As the night wore on, inching closer to midnight, the promoters were hit with a bombshell. There was a possibility that the Fastjet flight could also be cancelled because of inclement weather. 

With the crowd swelling by the minute at BAC, the promoters knew that they had a crisis on their hands. 

“The crowd had gathered and people had spent their money for the show. We couldn’t cancel and it was too late to make an alternative plan. We had a potential riot on our hands,” the source said. 

However, by a stroke of luck and much to the relief of the promoters, they got news that the flight had been cleared to take off. Sjava was in the air and it seemed that the worst was now behind them. 

To their surprise and anger, however, that was not to be the last bit of drama that they would witness that night. Sjava, renowned for his reverence for Zulu traditional customs, gave them a taste of what promoters have to endure when they book him. 

“The guy just disappeared into the night at the airport. No one knew where he had gone. His manager said this is what he does before a show so we waited. We waited for at least 30 minutes but at the back of our minds we knew that the crowd would be growing impatient by the minute,” said the promoter.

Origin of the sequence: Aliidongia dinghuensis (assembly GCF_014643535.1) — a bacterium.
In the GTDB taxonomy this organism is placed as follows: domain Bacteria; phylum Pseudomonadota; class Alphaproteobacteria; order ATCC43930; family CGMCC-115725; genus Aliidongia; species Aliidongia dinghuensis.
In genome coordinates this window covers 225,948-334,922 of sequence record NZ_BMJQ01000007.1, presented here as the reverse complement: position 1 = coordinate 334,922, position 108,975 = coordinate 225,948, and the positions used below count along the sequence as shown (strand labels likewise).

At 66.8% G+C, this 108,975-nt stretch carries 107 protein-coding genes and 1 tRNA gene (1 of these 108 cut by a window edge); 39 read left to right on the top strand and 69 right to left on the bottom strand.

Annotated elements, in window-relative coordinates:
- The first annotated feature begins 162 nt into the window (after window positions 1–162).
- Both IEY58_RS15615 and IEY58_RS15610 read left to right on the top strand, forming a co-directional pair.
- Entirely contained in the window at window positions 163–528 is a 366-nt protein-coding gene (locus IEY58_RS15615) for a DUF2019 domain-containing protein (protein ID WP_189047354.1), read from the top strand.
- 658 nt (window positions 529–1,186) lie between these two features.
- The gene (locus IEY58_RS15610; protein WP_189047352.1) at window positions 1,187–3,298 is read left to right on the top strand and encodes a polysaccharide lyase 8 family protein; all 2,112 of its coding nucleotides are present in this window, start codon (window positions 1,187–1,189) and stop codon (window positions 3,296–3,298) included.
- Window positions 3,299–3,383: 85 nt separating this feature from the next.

That would not be the last of Sjava’s pre-show rituals. After a tense drive to the venue, the promoters were eager for him to get on stage as soon as possible to pacify an impatient crowd. This was not be, however, as Sjava once again went into a bushy area near BAC to do another round of rituals. 

The promoter’s patience was tested when the performer came back but instead of going on stage, once again went into the dark for a third round of rituals. This time, the KwaZulu-Natal crooner set alight herbs that seemed to be impepho (incense) which is used to invite or call the ancestors in and to cleanse away bad energies and make way for good clean energies. 

It is also used as an offering when praying and to appeal to trance conditions.